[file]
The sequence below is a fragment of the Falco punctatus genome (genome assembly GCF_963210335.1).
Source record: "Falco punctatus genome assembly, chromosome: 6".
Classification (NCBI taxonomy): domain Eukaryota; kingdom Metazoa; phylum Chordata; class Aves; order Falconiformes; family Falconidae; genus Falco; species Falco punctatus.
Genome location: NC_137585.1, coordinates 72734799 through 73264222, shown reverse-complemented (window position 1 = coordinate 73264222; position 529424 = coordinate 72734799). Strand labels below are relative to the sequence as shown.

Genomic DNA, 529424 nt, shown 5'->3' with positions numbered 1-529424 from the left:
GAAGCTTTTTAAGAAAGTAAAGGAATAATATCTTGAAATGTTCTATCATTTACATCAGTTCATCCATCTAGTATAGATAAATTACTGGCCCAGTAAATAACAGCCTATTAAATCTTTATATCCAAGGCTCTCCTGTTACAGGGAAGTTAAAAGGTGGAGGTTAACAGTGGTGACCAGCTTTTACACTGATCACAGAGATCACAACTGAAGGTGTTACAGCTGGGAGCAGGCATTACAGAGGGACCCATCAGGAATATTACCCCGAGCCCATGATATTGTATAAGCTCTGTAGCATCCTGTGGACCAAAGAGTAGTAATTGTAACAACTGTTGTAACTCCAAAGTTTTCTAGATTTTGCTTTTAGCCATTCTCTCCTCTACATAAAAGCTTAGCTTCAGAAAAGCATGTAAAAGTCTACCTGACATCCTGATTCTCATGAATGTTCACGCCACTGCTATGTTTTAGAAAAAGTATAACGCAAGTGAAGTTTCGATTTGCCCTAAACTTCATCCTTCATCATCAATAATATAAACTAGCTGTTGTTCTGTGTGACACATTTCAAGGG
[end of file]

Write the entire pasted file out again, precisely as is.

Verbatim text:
The sequence below is a fragment of the Falco punctatus genome (genome assembly GCF_963210335.1).
Source record: "Falco punctatus genome assembly, chromosome: 6".
Classification (NCBI taxonomy): domain Eukaryota; kingdom Metazoa; phylum Chordata; class Aves; order Falconiformes; family Falconidae; genus Falco; species Falco punctatus.
Genome location: NC_137585.1, coordinates 72734799 through 73264222, shown reverse-complemented (window position 1 = coordinate 73264222; position 529424 = coordinate 72734799). Strand labels below are relative to the sequence as shown.

Genomic DNA, 529424 nt, shown 5'->3' with positions numbered 1-529424 from the left:
GAAGCTTTTTAAGAAAGTAAAGGAATAATATCTTGAAATGTTCTATCATTTACATCAGTTCATCCATCTAGTATAGATAAATTACTGGCCCAGTAAATAACAGCCTATTAAATCTTTATATCCAAGGCTCTCCTGTTACAGGGAAGTTAAAAGGTGGAGGTTAACAGTGGTGACCAGCTTTTACACTGATCACAGAGATCACAACTGAAGGTGTTACAGCTGGGAGCAGGCATTACAGAGGGACCCATCAGGAATATTACCCCGAGCCCATGATATTGTATAAGCTCTGTAGCATCCTGTGGACCAAAGAGTAGTAATTGTAACAACTGTTGTAACTCCAAAGTTTTCTAGATTTTGCTTTTAGCCATTCTCTCCTCTACATAAAAGCTTAGCTTCAGAAAAGCATGTAAAAGTCTACCTGACATCCTGATTCTCATGAATGTTCACGCCACTGCTATGTTTTAGAAAAAGTATAACGCAAGTGAAGTTTCGATTTGCCCTAAACTTCATCCTTCATCATCAATAATATAAACTAGCTGTTGTTCTGTGTGACACATTTCAAGGG